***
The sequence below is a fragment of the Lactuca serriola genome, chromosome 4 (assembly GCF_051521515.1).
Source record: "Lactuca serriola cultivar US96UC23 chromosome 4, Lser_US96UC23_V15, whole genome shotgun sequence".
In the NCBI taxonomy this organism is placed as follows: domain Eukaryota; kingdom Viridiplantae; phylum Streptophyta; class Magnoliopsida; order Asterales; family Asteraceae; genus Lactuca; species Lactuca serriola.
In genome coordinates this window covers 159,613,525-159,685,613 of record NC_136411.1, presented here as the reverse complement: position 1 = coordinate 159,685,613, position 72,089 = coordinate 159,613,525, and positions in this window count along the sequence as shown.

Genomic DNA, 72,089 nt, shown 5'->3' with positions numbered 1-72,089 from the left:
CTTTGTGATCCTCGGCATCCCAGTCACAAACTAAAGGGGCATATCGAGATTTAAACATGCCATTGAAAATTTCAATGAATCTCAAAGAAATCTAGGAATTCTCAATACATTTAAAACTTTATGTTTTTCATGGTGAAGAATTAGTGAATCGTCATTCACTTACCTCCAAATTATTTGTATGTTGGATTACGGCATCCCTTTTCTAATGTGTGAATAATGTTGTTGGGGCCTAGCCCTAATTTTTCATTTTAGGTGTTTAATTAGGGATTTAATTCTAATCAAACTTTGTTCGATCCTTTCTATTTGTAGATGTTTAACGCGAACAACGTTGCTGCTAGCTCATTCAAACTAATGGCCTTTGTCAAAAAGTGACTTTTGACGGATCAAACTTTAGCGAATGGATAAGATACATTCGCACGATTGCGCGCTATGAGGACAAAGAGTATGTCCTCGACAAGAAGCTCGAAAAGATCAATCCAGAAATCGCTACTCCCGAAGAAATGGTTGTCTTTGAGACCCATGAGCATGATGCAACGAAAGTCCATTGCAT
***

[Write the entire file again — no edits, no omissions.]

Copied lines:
The sequence below is a fragment of the Lactuca serriola genome, chromosome 4 (assembly GCF_051521515.1).
Source record: "Lactuca serriola cultivar US96UC23 chromosome 4, Lser_US96UC23_V15, whole genome shotgun sequence".
In the NCBI taxonomy this organism is placed as follows: domain Eukaryota; kingdom Viridiplantae; phylum Streptophyta; class Magnoliopsida; order Asterales; family Asteraceae; genus Lactuca; species Lactuca serriola.
In genome coordinates this window covers 159,613,525-159,685,613 of record NC_136411.1, presented here as the reverse complement: position 1 = coordinate 159,685,613, position 72,089 = coordinate 159,613,525, and positions in this window count along the sequence as shown.

Genomic DNA, 72,089 nt, shown 5'->3' with positions numbered 1-72,089 from the left:
CTTTGTGATCCTCGGCATCCCAGTCACAAACTAAAGGGGCATATCGAGATTTAAACATGCCATTGAAAATTTCAATGAATCTCAAAGAAATCTAGGAATTCTCAATACATTTAAAACTTTATGTTTTTCATGGTGAAGAATTAGTGAATCGTCATTCACTTACCTCCAAATTATTTGTATGTTGGATTACGGCATCCCTTTTCTAATGTGTGAATAATGTTGTTGGGGCCTAGCCCTAATTTTTCATTTTAGGTGTTTAATTAGGGATTTAATTCTAATCAAACTTTGTTCGATCCTTTCTATTTGTAGATGTTTAACGCGAACAACGTTGCTGCTAGCTCATTCAAACTAATGGCCTTTGTCAAAAAGTGACTTTTGACGGATCAAACTTTAGCGAATGGATAAGATACATTCGCACGATTGCGCGCTATGAGGACAAAGAGTATGTCCTCGACAAGAAGCTCGAAAAGATCAATCCAGAAATCGCTACTCCCGAAGAAATGGTTGTCTTTGAGACCCATGAGCATGATGCAACGAAAGTCCATTGCAT